Patent Law

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Modern patent system emerged to protect invention(s) in science and technology, for example, new machines, devices, chemical and technological compositions as against the pure concepts. The term ‘Intellectual Property’ is used as an umbrella term for patents, copyrights, trademarks, and other laws. Under the English law, initially the terms was envisaged of as a ‘chose in action’ to express an ‘intangible property’ in contrast of ‘tangible property’. Distinguished economist like Max Weber and Douglas North in their empirical and doctrinal studies argued that the system of intellectual property has a significant affect in the economic development of a country. Subject to the permission of its inventor, once an invention is patented under the relevant law, the inventor acquires an exclusive entitlement to the usage of such invention. The law of patent restricts unauthorized production and selling of such patented inventions. On the other hand, patent law, under mutually agreed terms of reward to the author of invention, that is to say, with the permission of inventor, companies and organizations are allowed produce and sell such inventions at industrial level and beneficial usage of public. One of the main objective under patent laws is “to promote disclosure of new information that will benefit society and that might otherwise go undisclosed absent the patent right.” Thus, patent system protects the ‘features and process’ that makes innovations being recognized and things work in any economic system and let the inventor to have the profit of their intellectual labor.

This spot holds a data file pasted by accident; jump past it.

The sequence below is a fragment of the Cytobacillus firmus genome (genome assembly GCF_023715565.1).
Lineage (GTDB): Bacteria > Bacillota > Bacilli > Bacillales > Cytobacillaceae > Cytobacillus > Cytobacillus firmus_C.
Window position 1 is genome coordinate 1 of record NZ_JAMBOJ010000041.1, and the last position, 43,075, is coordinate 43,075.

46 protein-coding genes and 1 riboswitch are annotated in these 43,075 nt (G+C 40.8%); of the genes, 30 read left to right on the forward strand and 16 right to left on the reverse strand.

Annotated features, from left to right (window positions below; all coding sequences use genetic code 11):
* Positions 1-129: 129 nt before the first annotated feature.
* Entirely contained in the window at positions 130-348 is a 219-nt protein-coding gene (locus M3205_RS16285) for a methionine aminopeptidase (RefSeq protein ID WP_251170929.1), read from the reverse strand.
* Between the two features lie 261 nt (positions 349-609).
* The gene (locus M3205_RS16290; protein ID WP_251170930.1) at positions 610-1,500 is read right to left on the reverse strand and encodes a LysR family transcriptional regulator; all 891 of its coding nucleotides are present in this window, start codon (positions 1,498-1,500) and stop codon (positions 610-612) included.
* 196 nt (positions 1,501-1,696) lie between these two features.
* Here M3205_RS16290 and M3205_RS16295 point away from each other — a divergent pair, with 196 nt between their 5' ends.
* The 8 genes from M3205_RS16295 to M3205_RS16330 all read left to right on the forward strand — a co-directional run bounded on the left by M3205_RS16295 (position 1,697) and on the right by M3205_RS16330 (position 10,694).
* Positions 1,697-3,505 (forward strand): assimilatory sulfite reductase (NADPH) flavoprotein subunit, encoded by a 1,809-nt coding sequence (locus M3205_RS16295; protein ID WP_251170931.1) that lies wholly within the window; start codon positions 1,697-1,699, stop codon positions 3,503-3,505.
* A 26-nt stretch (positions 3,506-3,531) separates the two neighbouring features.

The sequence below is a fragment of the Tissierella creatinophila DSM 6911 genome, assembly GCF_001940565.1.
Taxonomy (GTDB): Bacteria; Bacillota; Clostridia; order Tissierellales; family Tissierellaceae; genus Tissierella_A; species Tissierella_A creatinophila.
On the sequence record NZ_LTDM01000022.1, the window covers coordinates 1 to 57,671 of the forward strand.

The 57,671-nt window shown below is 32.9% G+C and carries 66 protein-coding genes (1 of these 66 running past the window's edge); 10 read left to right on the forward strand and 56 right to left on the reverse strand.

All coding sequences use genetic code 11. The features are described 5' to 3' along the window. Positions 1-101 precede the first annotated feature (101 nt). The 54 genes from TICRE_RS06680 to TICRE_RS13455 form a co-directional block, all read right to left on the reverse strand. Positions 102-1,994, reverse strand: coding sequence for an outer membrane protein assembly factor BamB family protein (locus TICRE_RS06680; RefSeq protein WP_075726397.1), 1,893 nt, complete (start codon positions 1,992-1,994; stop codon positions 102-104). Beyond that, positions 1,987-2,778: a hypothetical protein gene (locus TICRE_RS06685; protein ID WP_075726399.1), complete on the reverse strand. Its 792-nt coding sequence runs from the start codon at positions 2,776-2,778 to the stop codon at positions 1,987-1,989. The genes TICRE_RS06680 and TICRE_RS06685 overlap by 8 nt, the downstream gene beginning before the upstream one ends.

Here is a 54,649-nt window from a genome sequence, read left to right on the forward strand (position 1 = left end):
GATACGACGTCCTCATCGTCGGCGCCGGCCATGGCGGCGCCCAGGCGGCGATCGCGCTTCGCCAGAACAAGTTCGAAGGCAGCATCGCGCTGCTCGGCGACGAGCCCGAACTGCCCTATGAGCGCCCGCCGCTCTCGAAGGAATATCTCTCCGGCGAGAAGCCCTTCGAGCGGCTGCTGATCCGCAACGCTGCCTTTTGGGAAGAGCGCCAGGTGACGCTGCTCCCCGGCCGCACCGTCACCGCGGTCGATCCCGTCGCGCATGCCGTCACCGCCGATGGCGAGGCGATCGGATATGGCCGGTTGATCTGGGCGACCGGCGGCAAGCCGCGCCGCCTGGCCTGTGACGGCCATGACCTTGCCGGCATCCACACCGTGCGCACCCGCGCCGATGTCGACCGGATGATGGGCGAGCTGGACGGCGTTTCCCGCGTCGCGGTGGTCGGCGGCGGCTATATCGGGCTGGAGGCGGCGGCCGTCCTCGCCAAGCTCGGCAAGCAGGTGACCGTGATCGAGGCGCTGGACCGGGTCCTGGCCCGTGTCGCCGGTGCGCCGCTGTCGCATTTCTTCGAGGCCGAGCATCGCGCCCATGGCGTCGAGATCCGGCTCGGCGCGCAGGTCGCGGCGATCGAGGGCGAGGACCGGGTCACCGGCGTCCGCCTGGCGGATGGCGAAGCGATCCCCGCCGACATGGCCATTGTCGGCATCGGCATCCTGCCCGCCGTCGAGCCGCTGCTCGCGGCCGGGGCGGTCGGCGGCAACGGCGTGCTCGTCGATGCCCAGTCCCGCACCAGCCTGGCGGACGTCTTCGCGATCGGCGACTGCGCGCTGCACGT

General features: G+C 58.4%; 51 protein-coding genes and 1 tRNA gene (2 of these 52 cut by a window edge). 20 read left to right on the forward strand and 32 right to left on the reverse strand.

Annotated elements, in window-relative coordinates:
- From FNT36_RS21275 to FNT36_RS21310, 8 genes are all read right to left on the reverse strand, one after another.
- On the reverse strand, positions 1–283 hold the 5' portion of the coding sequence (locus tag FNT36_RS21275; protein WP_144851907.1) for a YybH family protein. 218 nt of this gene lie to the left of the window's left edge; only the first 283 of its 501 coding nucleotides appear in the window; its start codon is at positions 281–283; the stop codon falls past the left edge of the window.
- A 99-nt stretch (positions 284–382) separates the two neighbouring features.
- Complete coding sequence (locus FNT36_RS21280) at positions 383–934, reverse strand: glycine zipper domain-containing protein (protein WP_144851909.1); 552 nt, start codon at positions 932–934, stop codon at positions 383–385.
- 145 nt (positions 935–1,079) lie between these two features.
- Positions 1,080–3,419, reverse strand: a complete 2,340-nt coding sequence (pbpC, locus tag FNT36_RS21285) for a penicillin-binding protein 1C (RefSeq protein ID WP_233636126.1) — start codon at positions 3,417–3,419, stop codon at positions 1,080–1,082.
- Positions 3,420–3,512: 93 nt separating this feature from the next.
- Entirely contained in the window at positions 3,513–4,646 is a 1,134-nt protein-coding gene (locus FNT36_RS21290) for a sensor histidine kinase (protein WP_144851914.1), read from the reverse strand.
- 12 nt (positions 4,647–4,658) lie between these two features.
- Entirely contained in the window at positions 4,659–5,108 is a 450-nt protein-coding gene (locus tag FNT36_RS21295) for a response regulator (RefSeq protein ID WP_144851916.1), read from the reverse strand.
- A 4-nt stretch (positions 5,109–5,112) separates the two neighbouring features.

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Patent Law

  1. 1. “A patent's role is to reward the inventor. It is therefore unfair for the Protocol questions and the doctrine of equivalents to expand protection beyond the literal meaning of the claims, i.e. beyond what the inventor has really invented.”
  2. 2. 1. Preliminary Observation: Modern patent system emerged to protect invention(s) in science and technology, for example, new machines, devices, chemical and technological compositions as against the pure concepts. The term „Intellectual Property‟ is used as an umbrella term for patents, copyrights, trademarks, and other laws. Under the English law, initially the terms was envisaged of as a „chose in action‟ to express an „intangible property‟ in contrast of „tangible property‟.1 Distinguished economist like Max Weber and Douglas North in their empirical and doctrinal studies argued that the system of intellectual property has a significant affect in the economic development of a country. Subject to the permission of its inventor, once an invention is patented under the relevant law, the inventor acquires an exclusive entitlement to the usage of such invention. The law of patent restricts unauthorized production and selling of such patented inventions. On the other hand, patent law, under mutually agreed terms of reward to the author of invention, that is to say, with the permission of inventor, companies and organizations are allowed produce and sell such inventions at industrial level and beneficial usage of public. One of the main objective under patent laws is “to promote disclosure of new information that will benefit society and that might otherwise go undisclosed absent the patent right.”2 Thus, patent system protects the „features and process‟ that makes innovations being recognized and things work in any economic system and let the inventor to have the profit of their intellectual labor. 2. Patent System: A Historical Context in Brief 1 B. Sherman and L. Bently, The Making of Modern Intellectual Property Law (United Kingdom: Cambridge University Press 2002) 9. 2 L A. Handley, „Refining the Graver Tank Analysis with Hypothetical Claims: A Biotechnology Exemplar‟ (LexisNexis Online) < https://litigation- essentials.lexisnexis.com/webcd/app?action=DocumentDisplay&crawlid=1&doctype=cite&docid=5+Harv .+J.+Law+%26+Tec+31&srctype=smi&srcid=3B15&key=9734712619b334939943c716a6e36a5f > accessed 19 April 2011.